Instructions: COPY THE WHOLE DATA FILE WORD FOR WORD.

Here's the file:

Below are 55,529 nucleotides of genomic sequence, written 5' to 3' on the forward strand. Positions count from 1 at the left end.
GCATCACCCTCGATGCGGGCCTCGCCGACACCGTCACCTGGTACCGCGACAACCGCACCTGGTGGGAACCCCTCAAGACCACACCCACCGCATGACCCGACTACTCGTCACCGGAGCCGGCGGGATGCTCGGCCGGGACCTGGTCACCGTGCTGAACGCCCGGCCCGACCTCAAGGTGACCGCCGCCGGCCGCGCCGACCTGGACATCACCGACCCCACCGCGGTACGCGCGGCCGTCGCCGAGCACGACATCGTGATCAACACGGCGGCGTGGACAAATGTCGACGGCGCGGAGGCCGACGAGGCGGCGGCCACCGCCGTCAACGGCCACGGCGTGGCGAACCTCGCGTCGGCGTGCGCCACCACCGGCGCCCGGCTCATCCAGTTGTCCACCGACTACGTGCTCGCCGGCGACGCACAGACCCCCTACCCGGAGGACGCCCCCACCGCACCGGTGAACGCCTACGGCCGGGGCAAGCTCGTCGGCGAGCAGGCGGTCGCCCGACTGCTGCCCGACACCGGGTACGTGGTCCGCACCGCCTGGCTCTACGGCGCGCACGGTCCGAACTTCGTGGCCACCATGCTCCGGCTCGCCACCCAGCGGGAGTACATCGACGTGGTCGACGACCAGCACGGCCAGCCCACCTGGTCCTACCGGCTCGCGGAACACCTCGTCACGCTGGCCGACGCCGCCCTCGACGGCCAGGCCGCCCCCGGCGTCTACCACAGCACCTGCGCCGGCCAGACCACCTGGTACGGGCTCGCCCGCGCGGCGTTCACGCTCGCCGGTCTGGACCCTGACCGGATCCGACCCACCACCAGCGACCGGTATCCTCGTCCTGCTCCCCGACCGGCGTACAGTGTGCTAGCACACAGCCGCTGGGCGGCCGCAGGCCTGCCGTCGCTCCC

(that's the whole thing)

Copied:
Below are 55,529 nucleotides of genomic sequence, written 5' to 3' on the forward strand. Positions count from 1 at the left end.
GCATCACCCTCGATGCGGGCCTCGCCGACACCGTCACCTGGTACCGCGACAACCGCACCTGGTGGGAACCCCTCAAGACCACACCCACCGCATGACCCGACTACTCGTCACCGGAGCCGGCGGGATGCTCGGCCGGGACCTGGTCACCGTGCTGAACGCCCGGCCCGACCTCAAGGTGACCGCCGCCGGCCGCGCCGACCTGGACATCACCGACCCCACCGCGGTACGCGCGGCCGTCGCCGAGCACGACATCGTGATCAACACGGCGGCGTGGACAAATGTCGACGGCGCGGAGGCCGACGAGGCGGCGGCCACCGCCGTCAACGGCCACGGCGTGGCGAACCTCGCGTCGGCGTGCGCCACCACCGGCGCCCGGCTCATCCAGTTGTCCACCGACTACGTGCTCGCCGGCGACGCACAGACCCCCTACCCGGAGGACGCCCCCACCGCACCGGTGAACGCCTACGGCCGGGGCAAGCTCGTCGGCGAGCAGGCGGTCGCCCGACTGCTGCCCGACACCGGGTACGTGGTCCGCACCGCCTGGCTCTACGGCGCGCACGGTCCGAACTTCGTGGCCACCATGCTCCGGCTCGCCACCCAGCGGGAGTACATCGACGTGGTCGACGACCAGCACGGCCAGCCCACCTGGTCCTACCGGCTCGCGGAACACCTCGTCACGCTGGCCGACGCCGCCCTCGACGGCCAGGCCGCCCCCGGCGTCTACCACAGCACCTGCGCCGGCCAGACCACCTGGTACGGGCTCGCCCGCGCGGCGTTCACGCTCGCCGGTCTGGACCCTGACCGGATCCGACCCACCACCAGCGACCGGTATCCTCGTCCTGCTCCCCGACCGGCGTACAGTGTGCTAGCACACAGCCGCTGGGCGGCCGCAGGCCTGCCGTCGCTCCC